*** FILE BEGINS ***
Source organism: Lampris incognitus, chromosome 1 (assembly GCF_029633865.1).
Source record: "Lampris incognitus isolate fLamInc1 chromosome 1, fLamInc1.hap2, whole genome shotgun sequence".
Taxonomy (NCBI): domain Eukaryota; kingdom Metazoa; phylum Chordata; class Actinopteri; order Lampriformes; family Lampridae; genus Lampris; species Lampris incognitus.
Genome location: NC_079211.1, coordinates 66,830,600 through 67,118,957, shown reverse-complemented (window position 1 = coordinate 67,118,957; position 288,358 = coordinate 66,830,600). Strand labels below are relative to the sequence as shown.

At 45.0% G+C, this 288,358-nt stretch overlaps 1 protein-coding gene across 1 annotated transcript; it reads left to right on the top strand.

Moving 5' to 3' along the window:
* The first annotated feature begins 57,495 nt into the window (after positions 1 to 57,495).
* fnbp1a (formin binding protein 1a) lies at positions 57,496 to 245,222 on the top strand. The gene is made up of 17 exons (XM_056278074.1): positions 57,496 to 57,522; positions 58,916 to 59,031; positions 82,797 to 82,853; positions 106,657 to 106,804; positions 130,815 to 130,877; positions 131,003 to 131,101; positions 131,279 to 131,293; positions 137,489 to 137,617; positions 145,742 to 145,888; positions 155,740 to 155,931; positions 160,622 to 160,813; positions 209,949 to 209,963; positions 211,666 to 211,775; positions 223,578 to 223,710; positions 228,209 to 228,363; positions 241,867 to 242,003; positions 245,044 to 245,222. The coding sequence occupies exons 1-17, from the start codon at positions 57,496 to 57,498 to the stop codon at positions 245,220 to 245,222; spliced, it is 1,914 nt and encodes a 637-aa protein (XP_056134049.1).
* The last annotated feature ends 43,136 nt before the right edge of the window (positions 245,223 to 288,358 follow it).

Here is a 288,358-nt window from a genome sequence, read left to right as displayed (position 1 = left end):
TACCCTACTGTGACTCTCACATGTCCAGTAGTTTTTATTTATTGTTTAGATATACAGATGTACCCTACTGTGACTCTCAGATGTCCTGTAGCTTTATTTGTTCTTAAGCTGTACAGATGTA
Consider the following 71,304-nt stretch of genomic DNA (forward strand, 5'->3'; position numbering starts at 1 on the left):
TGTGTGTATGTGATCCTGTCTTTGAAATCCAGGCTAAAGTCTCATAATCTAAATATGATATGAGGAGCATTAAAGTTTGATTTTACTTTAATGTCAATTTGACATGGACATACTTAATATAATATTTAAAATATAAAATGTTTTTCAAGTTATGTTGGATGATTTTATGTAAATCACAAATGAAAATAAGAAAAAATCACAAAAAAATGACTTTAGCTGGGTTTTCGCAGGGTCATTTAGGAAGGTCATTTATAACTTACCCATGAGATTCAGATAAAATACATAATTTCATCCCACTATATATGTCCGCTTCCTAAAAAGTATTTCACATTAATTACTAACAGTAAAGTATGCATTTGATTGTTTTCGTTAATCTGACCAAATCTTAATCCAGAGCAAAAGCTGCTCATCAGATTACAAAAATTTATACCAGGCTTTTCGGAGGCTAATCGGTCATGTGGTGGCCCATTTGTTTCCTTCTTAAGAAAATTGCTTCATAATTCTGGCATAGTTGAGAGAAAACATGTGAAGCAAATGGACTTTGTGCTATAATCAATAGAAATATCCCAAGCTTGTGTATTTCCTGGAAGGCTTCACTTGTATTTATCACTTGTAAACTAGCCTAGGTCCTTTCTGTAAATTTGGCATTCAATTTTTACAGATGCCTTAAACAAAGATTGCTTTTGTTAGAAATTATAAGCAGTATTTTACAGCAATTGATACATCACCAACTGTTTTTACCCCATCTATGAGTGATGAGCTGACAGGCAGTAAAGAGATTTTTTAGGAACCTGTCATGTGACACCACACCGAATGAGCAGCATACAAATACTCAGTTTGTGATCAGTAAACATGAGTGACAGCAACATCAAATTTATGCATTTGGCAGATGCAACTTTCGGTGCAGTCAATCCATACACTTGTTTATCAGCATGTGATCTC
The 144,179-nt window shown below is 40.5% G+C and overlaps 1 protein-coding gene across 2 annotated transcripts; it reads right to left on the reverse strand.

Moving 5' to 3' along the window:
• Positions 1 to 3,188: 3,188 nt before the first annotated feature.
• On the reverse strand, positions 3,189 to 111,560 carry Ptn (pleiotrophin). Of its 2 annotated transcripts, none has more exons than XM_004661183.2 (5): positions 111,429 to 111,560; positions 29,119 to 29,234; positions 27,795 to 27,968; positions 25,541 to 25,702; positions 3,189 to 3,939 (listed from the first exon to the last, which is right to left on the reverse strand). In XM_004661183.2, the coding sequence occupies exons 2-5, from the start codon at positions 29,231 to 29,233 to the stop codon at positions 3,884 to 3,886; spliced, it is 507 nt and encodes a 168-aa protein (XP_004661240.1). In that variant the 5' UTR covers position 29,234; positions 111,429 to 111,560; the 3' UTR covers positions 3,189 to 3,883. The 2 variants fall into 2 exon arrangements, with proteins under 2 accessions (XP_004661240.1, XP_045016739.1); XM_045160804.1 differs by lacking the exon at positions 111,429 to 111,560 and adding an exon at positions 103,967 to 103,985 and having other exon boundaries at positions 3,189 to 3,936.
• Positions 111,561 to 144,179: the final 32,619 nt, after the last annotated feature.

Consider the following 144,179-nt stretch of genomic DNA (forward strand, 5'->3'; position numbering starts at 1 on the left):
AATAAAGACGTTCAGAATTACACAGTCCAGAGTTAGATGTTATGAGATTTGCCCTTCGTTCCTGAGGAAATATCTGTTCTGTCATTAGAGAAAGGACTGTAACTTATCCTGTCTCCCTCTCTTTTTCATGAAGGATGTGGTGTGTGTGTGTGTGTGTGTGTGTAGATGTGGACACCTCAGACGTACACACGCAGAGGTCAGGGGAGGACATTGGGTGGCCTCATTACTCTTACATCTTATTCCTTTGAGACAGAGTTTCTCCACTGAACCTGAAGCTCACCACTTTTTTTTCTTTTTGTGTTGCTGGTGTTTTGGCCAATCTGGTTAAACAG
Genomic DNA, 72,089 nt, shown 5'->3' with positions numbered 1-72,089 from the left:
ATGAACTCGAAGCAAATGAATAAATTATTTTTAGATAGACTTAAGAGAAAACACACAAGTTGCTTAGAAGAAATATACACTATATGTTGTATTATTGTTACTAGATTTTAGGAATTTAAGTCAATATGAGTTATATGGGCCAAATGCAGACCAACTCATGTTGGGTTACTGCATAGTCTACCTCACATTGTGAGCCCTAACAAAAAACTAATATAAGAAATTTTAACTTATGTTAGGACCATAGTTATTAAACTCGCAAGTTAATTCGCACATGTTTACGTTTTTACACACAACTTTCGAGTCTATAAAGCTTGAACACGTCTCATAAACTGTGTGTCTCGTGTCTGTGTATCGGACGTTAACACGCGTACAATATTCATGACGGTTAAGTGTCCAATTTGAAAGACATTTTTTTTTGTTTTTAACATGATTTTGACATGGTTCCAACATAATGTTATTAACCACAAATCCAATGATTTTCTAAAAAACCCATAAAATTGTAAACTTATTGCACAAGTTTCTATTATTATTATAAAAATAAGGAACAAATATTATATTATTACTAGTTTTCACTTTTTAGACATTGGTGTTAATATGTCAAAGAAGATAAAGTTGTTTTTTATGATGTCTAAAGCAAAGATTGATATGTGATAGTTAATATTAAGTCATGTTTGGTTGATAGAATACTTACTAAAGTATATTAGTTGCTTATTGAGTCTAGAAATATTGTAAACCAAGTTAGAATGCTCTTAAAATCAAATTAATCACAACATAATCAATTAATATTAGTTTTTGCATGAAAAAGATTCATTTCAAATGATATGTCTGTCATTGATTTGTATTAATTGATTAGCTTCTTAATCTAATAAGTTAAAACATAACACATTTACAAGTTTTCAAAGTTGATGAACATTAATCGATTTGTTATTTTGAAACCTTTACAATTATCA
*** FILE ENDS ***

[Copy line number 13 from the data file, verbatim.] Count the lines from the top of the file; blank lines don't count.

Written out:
TGTGTGTATGTGATCCTGTCTTTGAAATCCAGGCTAAAGTCTCATAATCTAAATATGATATGAGGAGCATTAAAGTTTGATTTTACTTTAATGTCAATTTGACATGGACATACTTAATATAATATTTAAAATATAAAATGTTTTTCAAGTTATGTTGGATGATTTTATGTAAATCACAAATGAAAATAAGAAAAAATCACAAAAAAATGACTTTAGCTGGGTTTTCGCAGGGTCATTTAGGAAGGTCATTTATAACTTACCCATGAGATTCAGATAAAATACATAATTTCATCCCACTATATATGTCCGCTTCCTAAAAAGTATTTCACATTAATTACTAACAGTAAAGTATGCATTTGATTGTTTTCGTTAATCTGACCAAATCTTAATCCAGAGCAAAAGCTGCTCATCAGATTACAAAAATTTATACCAGGCTTTTCGGAGGCTAATCGGTCATGTGGTGGCCCATTTGTTTCCTTCTTAAGAAAATTGCTTCATAATTCTGGCATAGTTGAGAGAAAACATGTGAAGCAAATGGACTTTGTGCTATAATCAATAGAAATATCCCAAGCTTGTGTATTTCCTGGAAGGCTTCACTTGTATTTATCACTTGTAAACTAGCCTAGGTCCTTTCTGTAAATTTGGCATTCAATTTTTACAGATGCCTTAAACAAAGATTGCTTTTGTTAGAAATTATAAGCAGTATTTTACAGCAATTGATACATCACCAACTGTTTTTACCCCATCTATGAGTGATGAGCTGACAGGCAGTAAAGAGATTTTTTAGGAACCTGTCATGTGACACCACACCGAATGAGCAGCATACAAATACTCAGTTTGTGATCAGTAAACATGAGTGACAGCAACATCAAATTTATGCATTTGGCAGATGCAACTTTCGGTGCAGTCAATCCATACACTTGTTTATCAGCATGTGATCTC